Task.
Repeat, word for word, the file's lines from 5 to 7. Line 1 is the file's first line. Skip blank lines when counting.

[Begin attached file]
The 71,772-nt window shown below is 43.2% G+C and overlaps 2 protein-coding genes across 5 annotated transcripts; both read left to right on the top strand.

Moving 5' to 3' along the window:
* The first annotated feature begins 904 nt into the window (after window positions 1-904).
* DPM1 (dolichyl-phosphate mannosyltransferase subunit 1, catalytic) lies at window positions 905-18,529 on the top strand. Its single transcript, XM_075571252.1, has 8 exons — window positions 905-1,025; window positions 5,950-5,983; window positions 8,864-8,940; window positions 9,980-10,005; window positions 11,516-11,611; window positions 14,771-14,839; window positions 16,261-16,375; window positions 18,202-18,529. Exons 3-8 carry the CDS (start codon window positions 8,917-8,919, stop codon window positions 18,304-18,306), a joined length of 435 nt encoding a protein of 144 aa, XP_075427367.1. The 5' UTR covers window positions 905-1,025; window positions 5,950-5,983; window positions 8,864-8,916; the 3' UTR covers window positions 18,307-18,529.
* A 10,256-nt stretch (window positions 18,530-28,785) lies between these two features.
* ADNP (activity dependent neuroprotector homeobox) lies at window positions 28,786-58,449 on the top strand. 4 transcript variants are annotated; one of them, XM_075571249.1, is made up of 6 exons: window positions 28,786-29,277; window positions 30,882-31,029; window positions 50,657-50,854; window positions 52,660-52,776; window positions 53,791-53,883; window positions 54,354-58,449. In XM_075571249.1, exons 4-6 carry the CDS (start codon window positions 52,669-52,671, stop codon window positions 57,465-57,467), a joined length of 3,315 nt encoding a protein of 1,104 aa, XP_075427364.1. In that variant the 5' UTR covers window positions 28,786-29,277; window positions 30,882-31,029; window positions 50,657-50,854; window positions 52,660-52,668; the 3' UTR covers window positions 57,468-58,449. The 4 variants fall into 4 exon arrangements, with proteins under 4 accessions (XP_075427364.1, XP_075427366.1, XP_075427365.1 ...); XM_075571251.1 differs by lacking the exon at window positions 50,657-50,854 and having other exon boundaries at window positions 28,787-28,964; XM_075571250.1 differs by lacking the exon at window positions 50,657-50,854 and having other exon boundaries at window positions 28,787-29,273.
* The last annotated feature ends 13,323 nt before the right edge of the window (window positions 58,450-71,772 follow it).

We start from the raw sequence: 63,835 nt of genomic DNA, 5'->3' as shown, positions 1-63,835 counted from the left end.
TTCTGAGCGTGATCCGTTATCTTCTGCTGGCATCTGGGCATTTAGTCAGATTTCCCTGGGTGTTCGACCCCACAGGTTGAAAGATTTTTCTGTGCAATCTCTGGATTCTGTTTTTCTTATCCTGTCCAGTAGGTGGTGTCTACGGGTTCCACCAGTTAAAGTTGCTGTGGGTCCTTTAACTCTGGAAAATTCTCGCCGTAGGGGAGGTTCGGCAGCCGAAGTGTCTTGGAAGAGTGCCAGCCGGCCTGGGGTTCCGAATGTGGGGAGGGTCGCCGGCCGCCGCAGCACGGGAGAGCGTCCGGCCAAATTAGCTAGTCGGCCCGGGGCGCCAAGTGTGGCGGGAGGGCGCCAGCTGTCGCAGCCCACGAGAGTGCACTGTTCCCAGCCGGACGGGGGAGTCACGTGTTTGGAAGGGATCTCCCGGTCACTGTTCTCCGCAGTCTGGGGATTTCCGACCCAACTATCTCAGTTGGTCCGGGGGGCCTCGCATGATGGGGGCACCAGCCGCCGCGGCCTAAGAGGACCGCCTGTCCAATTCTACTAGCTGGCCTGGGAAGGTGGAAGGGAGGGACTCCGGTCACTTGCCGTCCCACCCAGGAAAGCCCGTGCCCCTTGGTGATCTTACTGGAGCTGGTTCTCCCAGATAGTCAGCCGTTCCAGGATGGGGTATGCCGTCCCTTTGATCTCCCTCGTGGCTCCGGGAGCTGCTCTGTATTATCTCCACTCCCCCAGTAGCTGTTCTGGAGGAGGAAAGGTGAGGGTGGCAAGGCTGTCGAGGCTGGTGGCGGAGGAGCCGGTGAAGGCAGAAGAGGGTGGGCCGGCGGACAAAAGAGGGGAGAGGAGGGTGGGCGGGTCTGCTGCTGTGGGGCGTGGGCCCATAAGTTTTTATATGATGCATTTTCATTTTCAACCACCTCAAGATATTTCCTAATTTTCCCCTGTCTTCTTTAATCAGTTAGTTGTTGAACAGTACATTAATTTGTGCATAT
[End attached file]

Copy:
* A 10,256-nt stretch (window positions 18,530-28,785) lies between these two features.
* ADNP (activity dependent neuroprotector homeobox) lies at window positions 28,786-58,449 on the top strand. 4 transcript variants are annotated; one of them, XM_075571249.1, is made up of 6 exons: window positions 28,786-29,277; window positions 30,882-31,029; window positions 50,657-50,854; window positions 52,660-52,776; window positions 53,791-53,883; window positions 54,354-58,449. In XM_075571249.1, exons 4-6 carry the CDS (start codon window positions 52,669-52,671, stop codon window positions 57,465-57,467), a joined length of 3,315 nt encoding a protein of 1,104 aa, XP_075427364.1. In that variant the 5' UTR covers window positions 28,786-29,277; window positions 30,882-31,029; window positions 50,657-50,854; window positions 52,660-52,668; the 3' UTR covers window positions 57,468-58,449. The 4 variants fall into 4 exon arrangements, with proteins under 4 accessions (XP_075427364.1, XP_075427366.1, XP_075427365.1 ...); XM_075571251.1 differs by lacking the exon at window positions 50,657-50,854 and having other exon boundaries at window positions 28,787-28,964; XM_075571250.1 differs by lacking the exon at window positions 50,657-50,854 and having other exon boundaries at window positions 28,787-29,273.
* The last annotated feature ends 13,323 nt before the right edge of the window (window positions 58,450-71,772 follow it).